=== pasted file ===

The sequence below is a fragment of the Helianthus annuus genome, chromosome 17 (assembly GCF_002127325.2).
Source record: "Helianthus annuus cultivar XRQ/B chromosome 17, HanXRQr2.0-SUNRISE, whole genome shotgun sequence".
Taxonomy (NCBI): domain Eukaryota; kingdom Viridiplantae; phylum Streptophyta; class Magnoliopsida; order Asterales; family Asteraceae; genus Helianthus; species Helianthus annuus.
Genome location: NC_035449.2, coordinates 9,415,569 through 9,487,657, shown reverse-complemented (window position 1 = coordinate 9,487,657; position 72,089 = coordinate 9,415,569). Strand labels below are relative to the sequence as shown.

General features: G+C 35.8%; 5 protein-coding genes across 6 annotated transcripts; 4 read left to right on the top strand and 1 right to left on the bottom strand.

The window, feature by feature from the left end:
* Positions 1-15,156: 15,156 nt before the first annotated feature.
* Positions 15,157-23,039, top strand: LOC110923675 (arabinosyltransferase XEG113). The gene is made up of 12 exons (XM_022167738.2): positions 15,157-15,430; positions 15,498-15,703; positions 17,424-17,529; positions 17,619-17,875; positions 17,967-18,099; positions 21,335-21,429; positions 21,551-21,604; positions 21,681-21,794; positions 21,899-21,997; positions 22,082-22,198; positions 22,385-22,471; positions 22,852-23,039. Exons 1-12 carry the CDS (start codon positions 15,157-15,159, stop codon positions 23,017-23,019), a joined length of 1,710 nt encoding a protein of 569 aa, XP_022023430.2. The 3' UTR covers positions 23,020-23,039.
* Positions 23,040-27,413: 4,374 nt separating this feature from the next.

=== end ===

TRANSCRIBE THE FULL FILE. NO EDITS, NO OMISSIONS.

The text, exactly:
The sequence below is a fragment of the Helianthus annuus genome, chromosome 17 (assembly GCF_002127325.2).
Source record: "Helianthus annuus cultivar XRQ/B chromosome 17, HanXRQr2.0-SUNRISE, whole genome shotgun sequence".
Taxonomy (NCBI): domain Eukaryota; kingdom Viridiplantae; phylum Streptophyta; class Magnoliopsida; order Asterales; family Asteraceae; genus Helianthus; species Helianthus annuus.
Genome location: NC_035449.2, coordinates 9,415,569 through 9,487,657, shown reverse-complemented (window position 1 = coordinate 9,487,657; position 72,089 = coordinate 9,415,569). Strand labels below are relative to the sequence as shown.

General features: G+C 35.8%; 5 protein-coding genes across 6 annotated transcripts; 4 read left to right on the top strand and 1 right to left on the bottom strand.

The window, feature by feature from the left end:
* Positions 1-15,156: 15,156 nt before the first annotated feature.
* Positions 15,157-23,039, top strand: LOC110923675 (arabinosyltransferase XEG113). The gene is made up of 12 exons (XM_022167738.2): positions 15,157-15,430; positions 15,498-15,703; positions 17,424-17,529; positions 17,619-17,875; positions 17,967-18,099; positions 21,335-21,429; positions 21,551-21,604; positions 21,681-21,794; positions 21,899-21,997; positions 22,082-22,198; positions 22,385-22,471; positions 22,852-23,039. Exons 1-12 carry the CDS (start codon positions 15,157-15,159, stop codon positions 23,017-23,019), a joined length of 1,710 nt encoding a protein of 569 aa, XP_022023430.2. The 3' UTR covers positions 23,020-23,039.
* Positions 23,040-27,413: 4,374 nt separating this feature from the next.